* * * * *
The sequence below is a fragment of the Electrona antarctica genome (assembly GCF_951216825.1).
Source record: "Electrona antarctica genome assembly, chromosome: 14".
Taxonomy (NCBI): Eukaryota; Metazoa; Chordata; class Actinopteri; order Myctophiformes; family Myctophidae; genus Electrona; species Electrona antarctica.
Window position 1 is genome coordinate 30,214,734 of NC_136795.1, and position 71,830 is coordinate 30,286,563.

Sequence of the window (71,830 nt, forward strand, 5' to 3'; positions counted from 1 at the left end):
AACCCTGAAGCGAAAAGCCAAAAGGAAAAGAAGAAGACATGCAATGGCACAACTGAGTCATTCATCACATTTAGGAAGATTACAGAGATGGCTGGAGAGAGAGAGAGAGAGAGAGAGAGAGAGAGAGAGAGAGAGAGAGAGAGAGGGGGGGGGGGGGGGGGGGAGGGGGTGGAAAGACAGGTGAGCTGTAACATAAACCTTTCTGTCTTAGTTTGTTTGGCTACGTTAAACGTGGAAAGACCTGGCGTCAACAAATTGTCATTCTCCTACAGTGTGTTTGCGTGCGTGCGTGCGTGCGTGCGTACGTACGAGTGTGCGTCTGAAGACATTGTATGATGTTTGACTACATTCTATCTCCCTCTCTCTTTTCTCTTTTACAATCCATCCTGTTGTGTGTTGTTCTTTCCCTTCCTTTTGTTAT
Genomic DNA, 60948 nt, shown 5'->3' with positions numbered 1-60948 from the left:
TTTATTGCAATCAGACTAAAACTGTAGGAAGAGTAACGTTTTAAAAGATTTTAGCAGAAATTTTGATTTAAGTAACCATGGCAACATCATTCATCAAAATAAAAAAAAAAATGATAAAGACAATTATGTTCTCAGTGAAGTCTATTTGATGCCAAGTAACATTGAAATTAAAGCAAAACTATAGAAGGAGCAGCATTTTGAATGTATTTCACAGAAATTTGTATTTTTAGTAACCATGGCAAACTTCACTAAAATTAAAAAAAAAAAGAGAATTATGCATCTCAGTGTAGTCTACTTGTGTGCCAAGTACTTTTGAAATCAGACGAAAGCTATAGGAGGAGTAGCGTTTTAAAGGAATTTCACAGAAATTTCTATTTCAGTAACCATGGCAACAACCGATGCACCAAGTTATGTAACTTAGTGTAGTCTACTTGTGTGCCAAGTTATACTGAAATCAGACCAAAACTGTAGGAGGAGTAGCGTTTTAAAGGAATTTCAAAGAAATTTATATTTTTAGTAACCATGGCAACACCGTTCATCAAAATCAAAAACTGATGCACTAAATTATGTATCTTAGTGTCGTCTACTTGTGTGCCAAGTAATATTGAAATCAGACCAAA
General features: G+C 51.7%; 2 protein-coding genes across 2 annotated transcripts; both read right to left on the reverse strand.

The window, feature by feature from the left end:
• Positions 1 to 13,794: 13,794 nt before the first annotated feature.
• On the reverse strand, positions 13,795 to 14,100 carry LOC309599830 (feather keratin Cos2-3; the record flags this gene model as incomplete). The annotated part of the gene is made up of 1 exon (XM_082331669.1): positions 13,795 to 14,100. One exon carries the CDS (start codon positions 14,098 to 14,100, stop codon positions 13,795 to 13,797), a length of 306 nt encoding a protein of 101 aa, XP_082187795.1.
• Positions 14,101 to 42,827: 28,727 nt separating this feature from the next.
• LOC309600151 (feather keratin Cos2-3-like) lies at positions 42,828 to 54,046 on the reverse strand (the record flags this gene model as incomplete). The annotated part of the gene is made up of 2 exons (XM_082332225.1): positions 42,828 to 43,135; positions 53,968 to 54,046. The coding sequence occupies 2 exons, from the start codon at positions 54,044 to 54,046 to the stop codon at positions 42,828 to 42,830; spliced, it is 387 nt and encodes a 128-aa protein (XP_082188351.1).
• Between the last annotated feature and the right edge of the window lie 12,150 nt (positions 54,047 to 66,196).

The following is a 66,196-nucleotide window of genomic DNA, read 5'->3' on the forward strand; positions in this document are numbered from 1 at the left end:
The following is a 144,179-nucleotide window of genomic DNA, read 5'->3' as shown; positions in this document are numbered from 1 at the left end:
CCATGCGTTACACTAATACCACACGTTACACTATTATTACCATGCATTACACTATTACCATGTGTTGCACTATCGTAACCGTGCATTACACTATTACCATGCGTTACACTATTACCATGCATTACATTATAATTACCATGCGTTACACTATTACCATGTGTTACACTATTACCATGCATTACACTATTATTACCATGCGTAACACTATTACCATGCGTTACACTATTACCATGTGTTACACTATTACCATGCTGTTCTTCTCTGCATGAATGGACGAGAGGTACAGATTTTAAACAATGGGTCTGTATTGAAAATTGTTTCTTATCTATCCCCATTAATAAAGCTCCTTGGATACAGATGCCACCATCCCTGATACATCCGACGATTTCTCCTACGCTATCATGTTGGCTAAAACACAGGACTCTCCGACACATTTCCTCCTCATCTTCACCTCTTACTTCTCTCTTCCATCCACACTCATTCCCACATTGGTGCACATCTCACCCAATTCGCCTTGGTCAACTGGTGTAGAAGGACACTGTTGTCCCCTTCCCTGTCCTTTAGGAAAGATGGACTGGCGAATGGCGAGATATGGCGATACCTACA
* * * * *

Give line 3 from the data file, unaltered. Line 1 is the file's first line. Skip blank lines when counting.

Taxonomy (NCBI): Eukaryota; Metazoa; Chordata; class Actinopteri; order Myctophiformes; family Myctophidae; genus Electrona; species Electrona antarctica.